Instead of focusing on resuming a business after critical operations have ceased, or recovering after a disaster, a business continuity plan endeavors to ensure that critical operations continue to be available.September 11, 2001 demonstrated that although high impact, low probability events could occur, recovery is possible.
The impact of a disruption to a critical service or business product determines how long the organization could function without the service or product, and how long clients would accept its unavailability.
It will be necessary to determine the time period that a service or product could be unavailable before severe impact is felt.
Would fines or penalties from breaches of legal responsibilities, agreements, or governmental regulations be an issue, and if so, what are the penalties?
Estimates are required to determine the approximate cost of the loss of consumer and investor confidence, damage to reputation, loss of competitiveness, reduced market share, and violation of laws and regulations.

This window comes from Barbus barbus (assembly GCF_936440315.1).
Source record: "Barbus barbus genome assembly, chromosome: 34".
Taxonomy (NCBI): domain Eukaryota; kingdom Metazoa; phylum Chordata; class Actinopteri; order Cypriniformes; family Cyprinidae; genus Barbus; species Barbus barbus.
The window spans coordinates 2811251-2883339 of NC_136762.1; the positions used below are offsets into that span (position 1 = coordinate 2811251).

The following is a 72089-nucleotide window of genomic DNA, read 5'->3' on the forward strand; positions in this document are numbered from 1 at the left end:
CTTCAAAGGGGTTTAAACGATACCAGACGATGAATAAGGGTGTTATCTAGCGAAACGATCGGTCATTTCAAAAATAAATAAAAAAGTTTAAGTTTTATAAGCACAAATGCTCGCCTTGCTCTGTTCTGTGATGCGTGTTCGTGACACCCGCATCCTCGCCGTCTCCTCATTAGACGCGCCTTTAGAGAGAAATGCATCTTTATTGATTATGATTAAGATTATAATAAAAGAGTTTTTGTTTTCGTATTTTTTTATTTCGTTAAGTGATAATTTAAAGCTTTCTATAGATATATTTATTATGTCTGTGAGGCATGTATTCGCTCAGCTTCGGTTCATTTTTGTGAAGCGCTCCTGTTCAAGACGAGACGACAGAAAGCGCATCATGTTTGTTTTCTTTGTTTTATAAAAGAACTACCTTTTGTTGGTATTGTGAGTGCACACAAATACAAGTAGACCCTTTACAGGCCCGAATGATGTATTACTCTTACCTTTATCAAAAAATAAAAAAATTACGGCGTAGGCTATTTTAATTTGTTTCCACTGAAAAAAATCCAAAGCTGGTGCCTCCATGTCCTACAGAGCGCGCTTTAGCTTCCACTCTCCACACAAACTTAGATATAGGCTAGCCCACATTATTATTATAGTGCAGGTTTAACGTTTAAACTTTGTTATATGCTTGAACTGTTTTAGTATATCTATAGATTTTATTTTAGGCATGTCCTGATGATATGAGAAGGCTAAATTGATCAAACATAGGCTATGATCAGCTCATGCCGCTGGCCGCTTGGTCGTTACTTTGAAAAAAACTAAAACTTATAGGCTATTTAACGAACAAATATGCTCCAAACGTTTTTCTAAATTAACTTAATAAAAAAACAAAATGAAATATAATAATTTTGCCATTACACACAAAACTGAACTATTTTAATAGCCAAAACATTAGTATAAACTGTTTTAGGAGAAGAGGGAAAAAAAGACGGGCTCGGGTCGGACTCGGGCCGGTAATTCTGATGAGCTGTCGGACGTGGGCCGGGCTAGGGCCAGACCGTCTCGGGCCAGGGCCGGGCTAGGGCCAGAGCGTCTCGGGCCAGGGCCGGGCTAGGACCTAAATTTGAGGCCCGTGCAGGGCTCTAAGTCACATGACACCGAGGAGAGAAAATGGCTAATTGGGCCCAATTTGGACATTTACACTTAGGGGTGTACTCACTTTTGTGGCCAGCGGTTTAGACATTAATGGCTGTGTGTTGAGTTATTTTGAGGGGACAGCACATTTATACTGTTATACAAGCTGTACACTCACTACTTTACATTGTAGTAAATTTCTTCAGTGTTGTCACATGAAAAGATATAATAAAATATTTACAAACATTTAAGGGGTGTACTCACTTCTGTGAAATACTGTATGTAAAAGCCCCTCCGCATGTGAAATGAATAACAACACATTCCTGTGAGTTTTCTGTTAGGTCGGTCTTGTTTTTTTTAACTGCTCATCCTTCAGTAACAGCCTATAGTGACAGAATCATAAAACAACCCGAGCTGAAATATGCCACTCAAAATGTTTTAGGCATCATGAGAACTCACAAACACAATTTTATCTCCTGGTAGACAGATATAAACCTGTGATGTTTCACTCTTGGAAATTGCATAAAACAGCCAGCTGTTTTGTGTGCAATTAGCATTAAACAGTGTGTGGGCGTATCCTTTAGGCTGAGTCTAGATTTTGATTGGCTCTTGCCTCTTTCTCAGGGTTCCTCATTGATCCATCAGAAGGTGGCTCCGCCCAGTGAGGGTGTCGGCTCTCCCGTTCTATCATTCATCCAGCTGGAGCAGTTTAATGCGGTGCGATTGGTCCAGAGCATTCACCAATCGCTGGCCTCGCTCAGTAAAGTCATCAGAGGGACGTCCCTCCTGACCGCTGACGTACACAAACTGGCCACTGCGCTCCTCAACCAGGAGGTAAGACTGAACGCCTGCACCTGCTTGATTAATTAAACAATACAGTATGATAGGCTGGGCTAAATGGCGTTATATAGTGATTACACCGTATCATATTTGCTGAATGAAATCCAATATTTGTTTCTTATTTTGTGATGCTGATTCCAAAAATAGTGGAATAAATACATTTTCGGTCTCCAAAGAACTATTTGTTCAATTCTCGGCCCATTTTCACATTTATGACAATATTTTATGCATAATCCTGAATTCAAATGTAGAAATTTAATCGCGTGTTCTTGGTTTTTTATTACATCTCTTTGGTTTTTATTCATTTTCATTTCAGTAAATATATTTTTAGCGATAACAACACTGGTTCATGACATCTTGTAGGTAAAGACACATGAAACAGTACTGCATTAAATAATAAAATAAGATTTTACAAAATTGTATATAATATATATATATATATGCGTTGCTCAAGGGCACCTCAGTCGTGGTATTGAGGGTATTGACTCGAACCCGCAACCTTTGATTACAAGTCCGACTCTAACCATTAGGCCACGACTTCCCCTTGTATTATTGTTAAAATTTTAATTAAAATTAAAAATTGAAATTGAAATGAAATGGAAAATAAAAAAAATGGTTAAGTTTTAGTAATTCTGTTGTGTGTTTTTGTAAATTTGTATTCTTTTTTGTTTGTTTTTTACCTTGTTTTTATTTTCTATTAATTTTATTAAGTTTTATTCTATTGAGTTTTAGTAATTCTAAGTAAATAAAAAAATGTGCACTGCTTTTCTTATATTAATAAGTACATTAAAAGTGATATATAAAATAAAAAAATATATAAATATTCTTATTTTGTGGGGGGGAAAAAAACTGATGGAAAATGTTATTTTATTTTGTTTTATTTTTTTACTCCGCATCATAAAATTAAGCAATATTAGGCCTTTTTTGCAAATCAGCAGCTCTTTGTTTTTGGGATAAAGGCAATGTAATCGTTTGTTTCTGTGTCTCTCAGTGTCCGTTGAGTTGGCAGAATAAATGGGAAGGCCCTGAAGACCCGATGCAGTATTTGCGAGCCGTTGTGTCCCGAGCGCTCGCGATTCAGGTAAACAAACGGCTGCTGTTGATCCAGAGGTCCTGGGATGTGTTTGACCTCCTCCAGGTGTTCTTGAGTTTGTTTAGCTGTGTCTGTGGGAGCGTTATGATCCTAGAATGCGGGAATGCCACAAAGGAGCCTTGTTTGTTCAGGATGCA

If a business function or process is inoperable, how long would it take before additional expenses would start to add up?
How long could the function be unavailable before extra personnel would have to be hired?
This publication provides a summary and general guidelines for business continuity planning (BCP).
While governments, not-for-profit institutions, and non-governmental organizations also deliver critical services, private organizations must continuously deliver products and services to satisfy shareholders and to survive.
A Disaster Recovery Plan deals with recovering Information Technology (IT) assets after a disastrous interruption.
Both imply a stoppage in critical operations and are reactive.
Business Continuity Planning is a proactive planning process that ensures critical services or products are delivered during a disruption.